I do the work that I do because I know, and I said this so many times that I’m sincere when I say it, I will not win the Nobel Peace Prize, but one of my students will. I’m very confident about that. I used to always tell them I’m going to be sitting in my rocking chair with the TV on and they’re going to announce the Nobel Peace Prize and I’m going to say, “Oh my God, I knew her when she was 18.” 

South Carolina is a ways from here, so what brought you to Wartburg? 

You know sometimes there are forces greater than yourself at work. I wasn’t seriously looking for a job. But a couple of people reached out to me to tell me about this opportunity. 

 I don’t understand the specifics of work culture at Wartburg yet, I have to learn that, but I understand this type of institution. It really was not a difficult decision to make. I liked everyone I met here. People were very friendly, and I like the fact that it’s affiliated with the church. I like the fact that students are encouraged to seek their vocation, and not necessarily pushed in any particular direction, but that it is a process that you undergo yourself. I was not expecting the offer, so when it came in, it was by Zoom. I had to mute myself for a minute so I could just let go. And then I unmuted myself and continued and pretended like I was very composed. I was really thrilled to get that offer. And I do think this is the beginning of my fifth week, so I think, aside from the subzero temperatures, this is where I’m supposed to be. 

What are your goals for the faculty and students of campus?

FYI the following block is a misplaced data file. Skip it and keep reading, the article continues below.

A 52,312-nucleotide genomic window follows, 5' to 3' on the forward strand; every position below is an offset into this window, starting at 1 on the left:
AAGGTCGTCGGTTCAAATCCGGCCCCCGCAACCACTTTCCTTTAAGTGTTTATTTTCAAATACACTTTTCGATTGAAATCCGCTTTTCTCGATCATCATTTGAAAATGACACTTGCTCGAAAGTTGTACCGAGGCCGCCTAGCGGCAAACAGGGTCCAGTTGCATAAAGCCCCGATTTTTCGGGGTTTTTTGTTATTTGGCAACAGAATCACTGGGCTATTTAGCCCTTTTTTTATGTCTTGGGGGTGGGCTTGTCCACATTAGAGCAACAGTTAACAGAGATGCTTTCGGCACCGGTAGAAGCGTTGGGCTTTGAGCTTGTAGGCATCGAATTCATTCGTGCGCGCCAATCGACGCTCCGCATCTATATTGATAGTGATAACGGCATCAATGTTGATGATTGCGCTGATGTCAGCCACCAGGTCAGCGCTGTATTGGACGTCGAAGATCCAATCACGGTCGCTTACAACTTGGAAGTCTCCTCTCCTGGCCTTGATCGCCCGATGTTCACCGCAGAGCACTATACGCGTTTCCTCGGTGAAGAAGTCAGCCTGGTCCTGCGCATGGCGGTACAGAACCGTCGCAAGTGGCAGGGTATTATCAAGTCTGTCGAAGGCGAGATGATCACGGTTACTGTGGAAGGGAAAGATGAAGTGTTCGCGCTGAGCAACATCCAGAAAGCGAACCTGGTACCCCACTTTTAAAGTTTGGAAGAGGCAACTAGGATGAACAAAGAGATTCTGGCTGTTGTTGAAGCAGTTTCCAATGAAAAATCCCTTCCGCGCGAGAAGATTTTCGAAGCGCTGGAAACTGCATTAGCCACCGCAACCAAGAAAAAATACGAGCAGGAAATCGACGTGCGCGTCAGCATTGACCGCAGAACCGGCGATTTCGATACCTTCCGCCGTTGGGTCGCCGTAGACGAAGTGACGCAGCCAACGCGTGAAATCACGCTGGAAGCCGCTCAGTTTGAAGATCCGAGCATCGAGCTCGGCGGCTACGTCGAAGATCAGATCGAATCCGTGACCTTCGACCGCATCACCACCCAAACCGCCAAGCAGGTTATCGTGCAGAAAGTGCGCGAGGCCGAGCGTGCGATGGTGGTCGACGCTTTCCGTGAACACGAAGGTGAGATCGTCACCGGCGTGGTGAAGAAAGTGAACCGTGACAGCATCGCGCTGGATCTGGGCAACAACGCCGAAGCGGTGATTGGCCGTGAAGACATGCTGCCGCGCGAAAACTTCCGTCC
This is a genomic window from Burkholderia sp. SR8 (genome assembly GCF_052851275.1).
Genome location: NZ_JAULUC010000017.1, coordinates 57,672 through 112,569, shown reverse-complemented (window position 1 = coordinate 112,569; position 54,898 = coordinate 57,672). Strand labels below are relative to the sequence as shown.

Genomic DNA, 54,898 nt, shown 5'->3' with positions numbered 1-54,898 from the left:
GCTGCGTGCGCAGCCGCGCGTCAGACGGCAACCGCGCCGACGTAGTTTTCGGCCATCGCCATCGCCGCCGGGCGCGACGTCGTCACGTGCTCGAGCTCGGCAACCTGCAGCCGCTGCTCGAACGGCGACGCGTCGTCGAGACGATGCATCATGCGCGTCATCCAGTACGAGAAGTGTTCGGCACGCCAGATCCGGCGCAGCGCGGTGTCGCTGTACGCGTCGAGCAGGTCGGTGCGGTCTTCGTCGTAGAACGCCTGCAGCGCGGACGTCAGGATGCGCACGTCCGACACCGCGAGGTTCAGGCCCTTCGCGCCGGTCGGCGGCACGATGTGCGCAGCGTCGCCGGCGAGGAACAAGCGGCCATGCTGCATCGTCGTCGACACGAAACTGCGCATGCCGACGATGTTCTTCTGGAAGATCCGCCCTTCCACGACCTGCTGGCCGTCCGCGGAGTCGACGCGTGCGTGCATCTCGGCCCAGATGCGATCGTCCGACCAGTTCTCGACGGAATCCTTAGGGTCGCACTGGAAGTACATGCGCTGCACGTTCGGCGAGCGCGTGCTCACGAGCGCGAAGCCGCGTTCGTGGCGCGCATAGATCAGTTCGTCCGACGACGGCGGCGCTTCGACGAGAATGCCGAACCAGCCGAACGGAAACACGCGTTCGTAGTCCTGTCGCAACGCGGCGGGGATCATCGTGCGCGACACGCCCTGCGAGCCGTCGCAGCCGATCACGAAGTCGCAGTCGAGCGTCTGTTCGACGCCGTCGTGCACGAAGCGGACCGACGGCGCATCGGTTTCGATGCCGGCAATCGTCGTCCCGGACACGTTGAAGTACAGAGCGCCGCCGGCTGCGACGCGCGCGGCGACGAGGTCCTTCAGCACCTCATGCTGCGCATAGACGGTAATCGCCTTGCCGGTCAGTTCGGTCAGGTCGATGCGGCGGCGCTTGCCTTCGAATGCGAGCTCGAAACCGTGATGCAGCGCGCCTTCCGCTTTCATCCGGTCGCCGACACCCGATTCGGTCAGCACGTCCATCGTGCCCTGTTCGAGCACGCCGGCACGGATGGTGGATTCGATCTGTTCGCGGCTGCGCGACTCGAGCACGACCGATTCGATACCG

The purpose of the faculty is to support the students. So even though there is Student Life, student academic life falls under Academic Affairs. Students are very much at the center of what I think about every day. Because in supporting the faculty, the goal is ultimately to support students. It’s my job to make sure faculty have the resources, the facilities and everything they need so that we can reach our teaching objectives.  

We are taking a look at the general education curriculum, it’s time to evaluate it and see what where there are maybe gaps and other things that we need to do to maybe streamline it. I’m also looking at faculty and staff in terms of diversity. I do think, much like for me, I had no women faculty members, no faculty of color in during my undergraduate days. And even in graduate school I had a few women faculty. I had no African American faculty. When I was in graduate school, I had several faculty who were African, who had immigrated to the United States, but no domestic faculty of color. And I think those things make, they make a huge difference [in student education]. 

What do you hope to bring into Wartburg’s campus about diversity and inclusion? 

I want to make a distinction, about diversity among students and diversity among faculty and staff. The faculty and staff are still not very diverse. I think those are gaps. I think having male role models is a big deal, also. So, the inclusion piece is very difficult, because people just say you know I feel this politics of identity. Any ethnicity and nationalism and things like that. So, just the nature of human beings, is to be more comfortable with people who look like you. Right. And so, when we begin to talk about inclusion. It’s easy to talk about inclusion and what should be, but it’s difficult to do it and put it in place. 

To quote a scholar I follow: “You can’t legislate hearts and minds, that has to come about because people really want to do it.”